Playing classical music is a worthy goal that many pianists strive for. However, if you aren’t introduced to classical music early in your piano study, it may seem difficult to find an obvious entry point. 

Many of the classics that are “bucket list” pieces are actually quite difficult to learn and master. It wouldn’t make sense to try to tackle some of the most challenging classical pieces of music if you’ve never played any classics before. There are a lot of stylistic nuances and technical challenges in classical music. A more logical path would be to learn more foundational entry-level classics and to work your way up to the bigger pieces.

For example, Beethoven’s Moonlight Sonata or “Für Elise,” Debussy’s “Clair de Lune,” Mozart’s “Rondo Alla Turca,” and many other “popular” classics are common requests. These pieces all require advanced reading and technical skills that take many years to develop. 

What is “Classical” Music?

It’s important to understand that when people talk about classical music as a whole, it encompasses four different eras of music.

  1. Baroque
  2. Classical
  3. Romantic
  4. Contemporary

Each of these genres of music has distinct stylistic and historical differences that make them unique from one another. Once pianists have explored all four genres of music, they are usually drawn to one or two of them. Let’s look at each era of Classical music and find music that is a good starting place for intermediate pianists.

The music we’re looking at today isn’t necessarily difficult, but it does require strong reading skills and a good technical foundation of scales and chords. As you are learning classics, you’ll want to turn more of your focus on how to play the notes, rather than what notes to play.


The Baroque era was from approximately from 1600 to 1750. Famous composers from this time include Johann Sebastian Bach, George Frederic Handel, and Domenico Scarlatti.

It’s important to know that the primary keyboard instrument during this time was not the piano, but the harpsichord. This means that any Baroque music that you are learning on the piano, would have been originally intended to be played on the harpsichord. If you’ve never heard what a harpsichord sounds like, check out this video of Bach’s “Minuet in G BWV Anh114” being played on the harpsichord.

Here are some distinct features to take into consideration as you are exploring the Baroque style:

1. Much of the music was written in counterpoint. Counterpoint is the art of combining two or more melodies that are to be performed simultaneously. In counterpoint, the melody is supported by another melody, rather than chords.

On the piano, the right hand will often have a faster moving line of eighth or 16th notes while the left hand will have a slower bass line of quarter or eighth notes. In the baroque style, it is assumed that the faster notes will sound legato while the slower left hand plays staccato. This can appear in reverse too, where the right hand plays the slower staccato notes and the left hand plays the faster legato notes.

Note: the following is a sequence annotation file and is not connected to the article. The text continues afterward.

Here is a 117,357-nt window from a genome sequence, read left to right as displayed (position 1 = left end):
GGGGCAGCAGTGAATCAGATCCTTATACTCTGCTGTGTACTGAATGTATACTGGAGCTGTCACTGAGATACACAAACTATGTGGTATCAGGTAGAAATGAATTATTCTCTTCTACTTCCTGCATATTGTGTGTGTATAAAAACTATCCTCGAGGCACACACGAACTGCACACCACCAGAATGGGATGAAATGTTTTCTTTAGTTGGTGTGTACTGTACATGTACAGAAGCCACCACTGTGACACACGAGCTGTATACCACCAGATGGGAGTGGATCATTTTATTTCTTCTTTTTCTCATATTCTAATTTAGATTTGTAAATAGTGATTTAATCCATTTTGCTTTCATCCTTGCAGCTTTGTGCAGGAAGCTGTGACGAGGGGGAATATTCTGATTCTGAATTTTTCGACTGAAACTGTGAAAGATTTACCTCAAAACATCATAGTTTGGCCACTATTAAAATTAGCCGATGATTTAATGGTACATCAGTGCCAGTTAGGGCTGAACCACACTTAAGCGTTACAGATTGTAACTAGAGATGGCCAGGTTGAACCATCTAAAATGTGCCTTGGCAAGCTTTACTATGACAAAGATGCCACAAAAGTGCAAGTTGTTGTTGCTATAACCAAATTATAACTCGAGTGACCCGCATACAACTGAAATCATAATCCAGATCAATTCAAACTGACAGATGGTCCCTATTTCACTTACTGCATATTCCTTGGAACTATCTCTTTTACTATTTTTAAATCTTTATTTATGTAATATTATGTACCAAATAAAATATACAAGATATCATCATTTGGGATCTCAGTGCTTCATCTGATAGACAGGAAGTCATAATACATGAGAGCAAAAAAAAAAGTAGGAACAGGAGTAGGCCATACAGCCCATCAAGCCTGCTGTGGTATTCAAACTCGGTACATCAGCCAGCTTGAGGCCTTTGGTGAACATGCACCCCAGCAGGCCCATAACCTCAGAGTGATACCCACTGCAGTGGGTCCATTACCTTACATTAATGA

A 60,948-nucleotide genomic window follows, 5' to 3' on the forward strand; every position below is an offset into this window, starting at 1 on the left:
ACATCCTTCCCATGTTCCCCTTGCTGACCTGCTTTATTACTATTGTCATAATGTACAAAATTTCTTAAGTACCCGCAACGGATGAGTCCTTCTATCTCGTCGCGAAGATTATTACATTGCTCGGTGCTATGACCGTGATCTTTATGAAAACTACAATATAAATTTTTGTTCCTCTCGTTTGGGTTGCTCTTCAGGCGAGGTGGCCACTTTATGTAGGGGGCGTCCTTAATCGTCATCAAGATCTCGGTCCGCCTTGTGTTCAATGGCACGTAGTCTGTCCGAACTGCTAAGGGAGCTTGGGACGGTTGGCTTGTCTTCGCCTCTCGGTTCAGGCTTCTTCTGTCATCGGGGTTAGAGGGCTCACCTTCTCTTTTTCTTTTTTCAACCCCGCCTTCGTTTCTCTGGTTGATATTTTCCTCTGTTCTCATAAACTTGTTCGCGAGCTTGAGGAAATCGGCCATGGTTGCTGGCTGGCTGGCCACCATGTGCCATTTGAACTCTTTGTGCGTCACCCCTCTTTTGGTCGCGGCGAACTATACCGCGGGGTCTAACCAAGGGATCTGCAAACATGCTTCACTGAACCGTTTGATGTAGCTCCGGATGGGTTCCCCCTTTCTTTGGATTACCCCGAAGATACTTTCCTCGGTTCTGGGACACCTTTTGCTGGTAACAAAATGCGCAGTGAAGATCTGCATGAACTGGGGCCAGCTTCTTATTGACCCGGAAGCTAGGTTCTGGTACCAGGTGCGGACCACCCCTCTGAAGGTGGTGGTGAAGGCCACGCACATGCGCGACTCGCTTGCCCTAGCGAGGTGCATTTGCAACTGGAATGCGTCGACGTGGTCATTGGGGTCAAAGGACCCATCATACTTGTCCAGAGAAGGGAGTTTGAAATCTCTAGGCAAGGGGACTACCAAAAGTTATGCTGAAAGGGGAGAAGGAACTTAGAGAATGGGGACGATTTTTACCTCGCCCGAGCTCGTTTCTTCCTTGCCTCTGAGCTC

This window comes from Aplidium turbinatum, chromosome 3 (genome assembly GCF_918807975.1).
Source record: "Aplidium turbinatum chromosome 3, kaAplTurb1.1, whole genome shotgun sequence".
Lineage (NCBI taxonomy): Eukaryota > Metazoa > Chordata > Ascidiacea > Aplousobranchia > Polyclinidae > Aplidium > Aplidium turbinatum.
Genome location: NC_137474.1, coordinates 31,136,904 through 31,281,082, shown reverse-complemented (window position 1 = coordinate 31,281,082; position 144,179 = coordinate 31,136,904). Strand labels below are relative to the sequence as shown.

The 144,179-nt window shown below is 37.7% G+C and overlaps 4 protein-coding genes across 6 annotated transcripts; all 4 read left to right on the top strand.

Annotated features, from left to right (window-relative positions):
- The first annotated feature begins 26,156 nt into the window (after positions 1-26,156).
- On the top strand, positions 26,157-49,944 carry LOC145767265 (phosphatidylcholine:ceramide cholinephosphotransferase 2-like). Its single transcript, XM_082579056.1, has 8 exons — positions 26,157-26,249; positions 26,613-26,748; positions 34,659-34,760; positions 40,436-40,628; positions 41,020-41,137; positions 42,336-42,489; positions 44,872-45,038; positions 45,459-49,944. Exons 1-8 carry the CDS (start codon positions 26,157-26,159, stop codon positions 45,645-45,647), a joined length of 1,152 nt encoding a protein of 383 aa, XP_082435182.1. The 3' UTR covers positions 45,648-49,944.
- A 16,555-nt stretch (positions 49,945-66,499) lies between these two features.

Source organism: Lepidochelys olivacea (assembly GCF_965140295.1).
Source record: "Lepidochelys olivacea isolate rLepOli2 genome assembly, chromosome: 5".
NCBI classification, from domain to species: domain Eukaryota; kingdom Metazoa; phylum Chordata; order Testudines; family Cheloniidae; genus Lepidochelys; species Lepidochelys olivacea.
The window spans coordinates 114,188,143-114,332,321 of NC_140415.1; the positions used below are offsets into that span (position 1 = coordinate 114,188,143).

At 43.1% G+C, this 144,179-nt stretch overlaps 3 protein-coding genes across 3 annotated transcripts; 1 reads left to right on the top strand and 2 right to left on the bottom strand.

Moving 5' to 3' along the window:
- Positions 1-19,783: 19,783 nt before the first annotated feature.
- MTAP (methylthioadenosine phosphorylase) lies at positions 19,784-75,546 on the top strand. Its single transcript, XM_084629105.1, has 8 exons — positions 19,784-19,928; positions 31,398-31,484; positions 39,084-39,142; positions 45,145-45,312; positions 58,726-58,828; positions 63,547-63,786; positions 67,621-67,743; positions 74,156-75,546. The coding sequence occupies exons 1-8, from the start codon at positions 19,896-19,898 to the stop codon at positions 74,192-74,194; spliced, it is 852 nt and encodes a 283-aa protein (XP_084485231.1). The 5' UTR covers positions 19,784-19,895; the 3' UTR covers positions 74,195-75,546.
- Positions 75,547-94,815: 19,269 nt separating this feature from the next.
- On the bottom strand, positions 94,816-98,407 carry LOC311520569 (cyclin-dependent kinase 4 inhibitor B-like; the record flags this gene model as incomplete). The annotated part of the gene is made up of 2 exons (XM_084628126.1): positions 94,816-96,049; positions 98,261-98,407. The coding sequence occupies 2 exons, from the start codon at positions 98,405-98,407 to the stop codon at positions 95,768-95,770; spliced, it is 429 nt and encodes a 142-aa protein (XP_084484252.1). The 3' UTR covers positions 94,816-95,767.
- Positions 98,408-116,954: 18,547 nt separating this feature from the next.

2. Harpsichords were not capable of having the same dynamic range that a piano has. Most dynamic markings that you find in Baroque music were added later by editors of the sheet music.

3. Harpsichords did not have a sustain pedal, so most pedal markings are also editorial. However, there are many schools of thought on using the pedal while playing baroque music. Some pianists are opposed to using any pedal in Baroque music while others find that the right amount of pedal at appropriate times enhances the stylistic elements of the music. For example, listen to Bach’s “Prelude in C Major” from The Well-Tempered Clavier Book I and listen to how the pedal supports the style of the piece.

However, it is worth knowing harpsichords do tend to have a “dry” and unsustained sound, so if you choose to add pedal, do so sparingly.

4. A lot of Baroque music had a function. Whether a piece was written as dance music or as a part of a church service, understanding the composer’s intent for the music will make studying a piece much more enjoyable and interesting. For example, Minuets are dances in 3/4 time that are very elegant and noble. If you envision dancers dancing to your music, it will move along differently than a piece of music that may have been intended as a reflective prelude to a church service.

5. Ornamentation was a key element in Baroque music. Composers often wrote simple harmonies marked by an ornament symbol that implied a more complex musical figure. These symbols were very standardized and widely understood at the time. When modern pianists find ornaments in Baroque music, it’s easy to learn what the composer intended to be played. (Editors often include notations to indicate how to play ornaments.) 

If you’re looking for a starting place while exploring Baroque music, consider pieces from Notebook For Anna Magdalenaattributed to Bach. You’ll likely recognize several of the pieces. They are not difficult to read, however, you’ll want to shift your focus towards using the right balance of staccato and legato and creating long, beautiful, continuous lines of music. Try these pieces first: